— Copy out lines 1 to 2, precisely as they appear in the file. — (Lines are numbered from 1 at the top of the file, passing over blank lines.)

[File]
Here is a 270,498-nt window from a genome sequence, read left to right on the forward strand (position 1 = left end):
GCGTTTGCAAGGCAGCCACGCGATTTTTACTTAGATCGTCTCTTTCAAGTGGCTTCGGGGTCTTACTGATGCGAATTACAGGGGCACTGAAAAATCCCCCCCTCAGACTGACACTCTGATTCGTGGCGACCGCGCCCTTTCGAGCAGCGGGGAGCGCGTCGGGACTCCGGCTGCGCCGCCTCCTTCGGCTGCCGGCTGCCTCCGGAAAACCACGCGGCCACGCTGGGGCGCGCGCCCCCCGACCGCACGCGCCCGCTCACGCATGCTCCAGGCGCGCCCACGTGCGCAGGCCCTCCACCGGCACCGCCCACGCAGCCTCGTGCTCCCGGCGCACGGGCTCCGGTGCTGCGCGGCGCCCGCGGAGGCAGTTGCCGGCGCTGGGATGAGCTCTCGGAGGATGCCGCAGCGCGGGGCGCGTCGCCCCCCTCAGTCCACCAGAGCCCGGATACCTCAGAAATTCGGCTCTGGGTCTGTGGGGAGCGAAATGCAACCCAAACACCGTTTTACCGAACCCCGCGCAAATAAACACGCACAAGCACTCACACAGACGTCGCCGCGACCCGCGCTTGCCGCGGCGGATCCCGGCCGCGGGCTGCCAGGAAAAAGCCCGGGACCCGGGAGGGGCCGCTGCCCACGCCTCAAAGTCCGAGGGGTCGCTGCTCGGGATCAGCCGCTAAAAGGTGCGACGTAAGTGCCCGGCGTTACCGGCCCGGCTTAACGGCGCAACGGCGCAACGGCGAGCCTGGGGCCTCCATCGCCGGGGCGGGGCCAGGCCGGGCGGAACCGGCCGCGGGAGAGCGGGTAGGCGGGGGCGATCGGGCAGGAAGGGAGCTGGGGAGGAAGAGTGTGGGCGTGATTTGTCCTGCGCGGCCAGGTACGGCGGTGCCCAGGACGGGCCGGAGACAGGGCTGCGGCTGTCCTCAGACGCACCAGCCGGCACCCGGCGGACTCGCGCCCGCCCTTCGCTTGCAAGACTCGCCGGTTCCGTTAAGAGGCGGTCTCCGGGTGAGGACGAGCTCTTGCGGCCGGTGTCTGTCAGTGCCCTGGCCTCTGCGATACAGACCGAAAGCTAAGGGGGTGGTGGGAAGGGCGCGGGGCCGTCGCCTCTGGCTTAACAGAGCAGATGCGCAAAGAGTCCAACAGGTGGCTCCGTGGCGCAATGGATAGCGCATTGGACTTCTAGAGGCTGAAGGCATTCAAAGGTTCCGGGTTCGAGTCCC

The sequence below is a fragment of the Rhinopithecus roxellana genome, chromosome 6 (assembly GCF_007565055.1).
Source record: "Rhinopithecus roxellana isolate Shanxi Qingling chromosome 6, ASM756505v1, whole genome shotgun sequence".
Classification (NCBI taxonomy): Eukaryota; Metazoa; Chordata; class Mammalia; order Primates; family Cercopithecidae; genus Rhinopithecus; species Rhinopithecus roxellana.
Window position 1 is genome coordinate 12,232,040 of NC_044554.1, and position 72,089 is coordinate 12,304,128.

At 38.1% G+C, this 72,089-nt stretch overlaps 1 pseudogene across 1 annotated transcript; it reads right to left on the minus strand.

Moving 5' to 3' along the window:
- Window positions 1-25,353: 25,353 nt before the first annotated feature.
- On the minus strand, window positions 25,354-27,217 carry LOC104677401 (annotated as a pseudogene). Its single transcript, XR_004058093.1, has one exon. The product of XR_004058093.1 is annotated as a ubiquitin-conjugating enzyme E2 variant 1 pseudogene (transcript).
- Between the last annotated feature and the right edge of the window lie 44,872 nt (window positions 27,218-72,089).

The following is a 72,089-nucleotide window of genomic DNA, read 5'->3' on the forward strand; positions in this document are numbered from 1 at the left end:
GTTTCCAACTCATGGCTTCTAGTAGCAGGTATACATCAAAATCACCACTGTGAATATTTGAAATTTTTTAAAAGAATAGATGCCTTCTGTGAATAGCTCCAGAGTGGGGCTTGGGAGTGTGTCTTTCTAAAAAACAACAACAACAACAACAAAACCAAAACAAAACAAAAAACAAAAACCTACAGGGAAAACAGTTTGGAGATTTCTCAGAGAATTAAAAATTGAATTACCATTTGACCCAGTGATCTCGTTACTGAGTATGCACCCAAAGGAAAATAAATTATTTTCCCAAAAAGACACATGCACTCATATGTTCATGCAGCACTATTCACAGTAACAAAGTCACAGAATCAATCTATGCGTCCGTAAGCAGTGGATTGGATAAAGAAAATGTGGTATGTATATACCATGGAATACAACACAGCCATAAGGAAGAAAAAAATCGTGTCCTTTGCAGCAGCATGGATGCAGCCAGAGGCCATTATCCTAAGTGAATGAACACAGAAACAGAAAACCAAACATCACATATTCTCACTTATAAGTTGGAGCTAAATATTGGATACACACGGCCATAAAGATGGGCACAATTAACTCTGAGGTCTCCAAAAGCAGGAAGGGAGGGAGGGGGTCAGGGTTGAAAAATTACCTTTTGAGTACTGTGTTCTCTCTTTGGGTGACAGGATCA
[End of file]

Here is a 270,498-nt window from a genome sequence, read left to right on the forward strand (position 1 = left end):
GCGTTTGCAAGGCAGCCACGCGATTTTTACTTAGATCGTCTCTTTCAAGTGGCTTCGGGGTCTTACTGATGCGAATTACAGGGGCACTGAAAAATCCCCCCCTCAGACTGACACTCTGATTCGTGGCGACCGCGCCCTTTCGAGCAGCGGGGAGCGCGTCGGGACTCCGGCTGCGCCGCCTCCTTCGGCTGCCGGCTGCCTCCGGAAAACCACGCGGCCACGCTGGGGCGCGCGCCCCCCGACCGCACGCGCCCGCTCACGCATGCTCCAGGCGCGCCCACGTGCGCAGGCCCTCCACCGGCACCGCCCACGCAGCCTCGTGCTCCCGGCGCACGGGCTCCGGTGCTGCGCGGCGCCCGCGGAGGCAGTTGCCGGCGCTGGGATGAGCTCTCGGAGGATGCCGCAGCGCGGGGCGCGTCGCCCCCCTCAGTCCACCAGAGCCCGGATACCTCAGAAATTCGGCTCTGGGTCTGTGGGGAGCGAAATGCAACCCAAACACCGTTTTACCGAACCCCGCGCAAATAAACACGCACAAGCACTCACACAGACGTCGCCGCGACCCGCGCTTGCCGCGGCGGATCCCGGCCGCGGGCTGCCAGGAAAAAGCCCGGGACCCGGGAGGGGCCGCTGCCCACGCCTCAAAGTCCGAGGGGTCGCTGCTCGGGATCAGCCGCTAAAAGGTGCGACGTAAGTGCCCGGCGTTACCGGCCCGGCTTAACGGCGCAACGGCGCAACGGCGAGCCTGGGGCCTCCATCGCCGGGGCGGGGCCAGGCCGGGCGGAACCGGCCGCGGGAGAGCGGGTAGGCGGGGGCGATCGGGCAGGAAGGGAGCTGGGGAGGAAGAGTGTGGGCGTGATTTGTCCTGCGCGGCCAGGTACGGCGGTGCCCAGGACGGGCCGGAGACAGGGCTGCGGCTGTCCTCAGACGCACCAGCCGGCACCCGGCGGACTCGCGCCCGCCCTTCGCTTGCAAGACTCGCCGGTTCCGTTAAGAGGCGGTCTCCGGGTGAGGACGAGCTCTTGCGGCCGGTGTCTGTCAGTGCCCTGGCCTCTGCGATACAGACCGAAAGCTAAGGGGGTGGTGGGAAGGGCGCGGGGCCGTCGCCTCTGGCTTAACAGAGCAGATGCGCAAAGAGTCCAACAGGTGGCTCCGTGGCGCAATGGATAGCGCATTGGACTTCTAGAGGCTGAAGGCATTCAAAGGTTCCGGGTTCGAGTCCC